GT: I definitely think so, because of his longevity. But I don't even know what the criterion is for the Hall of Fame anymore. It's gotten to the point where I don't even understand how they vote for the guys who go in. I think maybe it's a popularity thing. I mean, there's Jim Rice; are you going to tell me that Jim Rice doesn't have the numbers to go to the Hall of Fame? You've got to be kidding me. They'll sit down and tell you, "Well, he'll get in next year," but why did it take 15 years to put this guy in the Hall of Fame? He never got another at-bat; he never drove in another run; he never hit another home run. The same with Bruce Sutter; Bruce Sutter got in last year after 13 years. All of sudden he becomes a Hall of Famer when he wasn't 13 years ago? The same way with Gossage. That's why I don't understand how they do it. So I don't know the criteria or the qualifications any more. I thought I did at one time, but apparently I didn't then, either. I think they just want you to wait and wait until they decide to put you in, and that's ridiculous. If you're a Hall of Fame player when you retire, and you get in 10 years later, why weren't you a Hall of Famer when you first became eligible? I don't get it.
DL: You were a World Series hero in 1972, hitting .348 with four home runs and nine RBI. Given that you hadn't yet established yourself as a feared hitter and had only five home runs in the regular season, is that something that can be explained?
GT: I have no explanation for it, but I think I was probably well rested; I was a backup catcher. I had good numbers in the minor leagues, so the home runs weren't an accident. The timing of them probably was. I think the fact is, the pressure factor was probably on more guys than it was on me. That's because nobody paid much attention to me, because of my credentials. They were worried about Reggie Jackson, Sal Bando, Bert Campaneris, Joe Rudi-these other guys who had bigger years, and had better careers than me at the time. So, they didn't put a lot of stock in me. If I can remember, when the scouting report came out, Sparky Anderson said that when they got to my name: what do you do? And he said, "Don't walk him." Well, they didn't walk me. They threw to me, and I just kept getting hits.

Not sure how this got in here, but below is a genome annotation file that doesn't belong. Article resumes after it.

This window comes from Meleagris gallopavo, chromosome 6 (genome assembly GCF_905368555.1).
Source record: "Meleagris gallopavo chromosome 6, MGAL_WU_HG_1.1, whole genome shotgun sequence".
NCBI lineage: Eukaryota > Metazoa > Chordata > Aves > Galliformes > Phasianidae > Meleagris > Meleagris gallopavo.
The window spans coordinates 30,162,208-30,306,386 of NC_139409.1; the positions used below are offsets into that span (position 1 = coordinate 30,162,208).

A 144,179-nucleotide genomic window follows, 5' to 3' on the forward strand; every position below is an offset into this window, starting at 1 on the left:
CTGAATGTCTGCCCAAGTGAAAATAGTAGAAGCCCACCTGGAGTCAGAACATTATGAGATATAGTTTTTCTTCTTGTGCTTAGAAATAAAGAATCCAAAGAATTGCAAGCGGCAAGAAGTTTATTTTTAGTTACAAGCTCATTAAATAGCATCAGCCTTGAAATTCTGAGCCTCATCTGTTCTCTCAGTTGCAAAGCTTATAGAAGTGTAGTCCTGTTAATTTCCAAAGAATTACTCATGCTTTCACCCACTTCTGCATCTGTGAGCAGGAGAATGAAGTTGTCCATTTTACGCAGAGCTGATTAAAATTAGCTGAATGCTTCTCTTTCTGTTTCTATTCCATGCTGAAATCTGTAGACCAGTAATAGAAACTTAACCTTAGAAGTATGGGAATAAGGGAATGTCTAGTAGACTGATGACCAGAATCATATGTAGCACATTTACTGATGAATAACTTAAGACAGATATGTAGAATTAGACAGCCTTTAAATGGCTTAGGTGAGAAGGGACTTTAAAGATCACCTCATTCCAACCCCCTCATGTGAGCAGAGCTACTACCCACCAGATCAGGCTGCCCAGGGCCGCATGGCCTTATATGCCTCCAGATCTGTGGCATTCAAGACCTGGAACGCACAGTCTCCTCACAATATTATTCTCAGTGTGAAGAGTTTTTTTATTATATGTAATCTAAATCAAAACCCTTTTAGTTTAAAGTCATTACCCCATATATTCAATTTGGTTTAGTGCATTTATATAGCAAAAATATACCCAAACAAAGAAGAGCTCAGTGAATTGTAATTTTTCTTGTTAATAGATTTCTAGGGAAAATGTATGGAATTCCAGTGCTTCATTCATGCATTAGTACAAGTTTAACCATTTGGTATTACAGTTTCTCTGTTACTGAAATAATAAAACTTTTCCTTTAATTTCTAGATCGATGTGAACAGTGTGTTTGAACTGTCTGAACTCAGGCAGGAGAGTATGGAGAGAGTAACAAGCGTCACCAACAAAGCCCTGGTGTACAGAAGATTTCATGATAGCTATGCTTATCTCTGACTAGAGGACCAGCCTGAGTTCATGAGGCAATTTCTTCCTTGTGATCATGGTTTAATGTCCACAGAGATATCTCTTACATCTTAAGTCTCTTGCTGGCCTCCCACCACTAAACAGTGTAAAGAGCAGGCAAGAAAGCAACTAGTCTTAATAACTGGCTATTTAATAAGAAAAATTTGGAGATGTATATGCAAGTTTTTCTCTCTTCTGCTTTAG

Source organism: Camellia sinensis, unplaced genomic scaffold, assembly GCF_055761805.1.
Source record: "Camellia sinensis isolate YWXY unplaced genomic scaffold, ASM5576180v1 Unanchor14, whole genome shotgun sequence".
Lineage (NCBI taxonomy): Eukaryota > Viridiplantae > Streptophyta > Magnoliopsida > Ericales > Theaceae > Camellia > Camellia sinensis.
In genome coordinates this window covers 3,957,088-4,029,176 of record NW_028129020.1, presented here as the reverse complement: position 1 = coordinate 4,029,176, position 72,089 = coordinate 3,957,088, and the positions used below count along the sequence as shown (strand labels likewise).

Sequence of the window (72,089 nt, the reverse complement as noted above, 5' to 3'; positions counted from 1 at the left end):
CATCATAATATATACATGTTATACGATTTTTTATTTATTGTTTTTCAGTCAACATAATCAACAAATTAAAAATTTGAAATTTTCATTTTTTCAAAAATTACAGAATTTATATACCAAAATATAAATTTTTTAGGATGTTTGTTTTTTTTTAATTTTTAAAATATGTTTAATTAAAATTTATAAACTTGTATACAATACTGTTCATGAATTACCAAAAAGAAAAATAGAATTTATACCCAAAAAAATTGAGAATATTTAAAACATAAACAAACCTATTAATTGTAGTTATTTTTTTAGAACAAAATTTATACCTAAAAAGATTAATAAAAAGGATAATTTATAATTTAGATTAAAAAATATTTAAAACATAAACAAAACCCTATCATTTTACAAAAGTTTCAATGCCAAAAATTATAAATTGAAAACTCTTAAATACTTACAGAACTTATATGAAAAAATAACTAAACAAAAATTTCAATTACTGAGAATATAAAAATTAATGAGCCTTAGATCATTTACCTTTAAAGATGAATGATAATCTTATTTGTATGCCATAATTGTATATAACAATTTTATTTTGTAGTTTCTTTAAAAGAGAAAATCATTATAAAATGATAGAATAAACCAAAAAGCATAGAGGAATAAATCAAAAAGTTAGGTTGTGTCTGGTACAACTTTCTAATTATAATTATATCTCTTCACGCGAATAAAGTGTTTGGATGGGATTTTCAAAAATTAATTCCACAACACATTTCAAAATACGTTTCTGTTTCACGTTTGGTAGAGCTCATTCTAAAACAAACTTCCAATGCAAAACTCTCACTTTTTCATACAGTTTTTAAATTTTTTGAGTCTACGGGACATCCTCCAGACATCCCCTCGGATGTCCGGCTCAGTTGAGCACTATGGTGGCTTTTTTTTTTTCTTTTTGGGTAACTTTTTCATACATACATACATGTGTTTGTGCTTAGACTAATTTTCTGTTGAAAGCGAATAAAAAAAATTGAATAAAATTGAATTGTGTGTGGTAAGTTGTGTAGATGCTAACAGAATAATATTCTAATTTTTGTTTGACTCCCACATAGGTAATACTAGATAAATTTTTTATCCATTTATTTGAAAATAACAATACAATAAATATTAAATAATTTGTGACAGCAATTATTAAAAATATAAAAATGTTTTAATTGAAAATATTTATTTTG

I don't know, I just saw the ball really well that series. I was kind of like Michael Jordan; I was in a zone. I never knew what a zone was, but I experienced a zone then. I hit balls in that series where my teammates asked me how I hit them. I told them, "What do you mean? That ball was right down the middle of the plate." And they would sit there and tell me that the balls were down and away, knee high out on the black. But I was seeing the ball so well that it looked like it was right down the middle of the plate; it looked like a grapefruit. Hitters go through that during the season. I had games where I had one at-bat where I was locked in, and I had games where I had a whole game where I was locked in. Then I wouldn't get that feeling again for a while, or it would go in and out. That series, it was just there. It's strange, and I don't know how to explain it.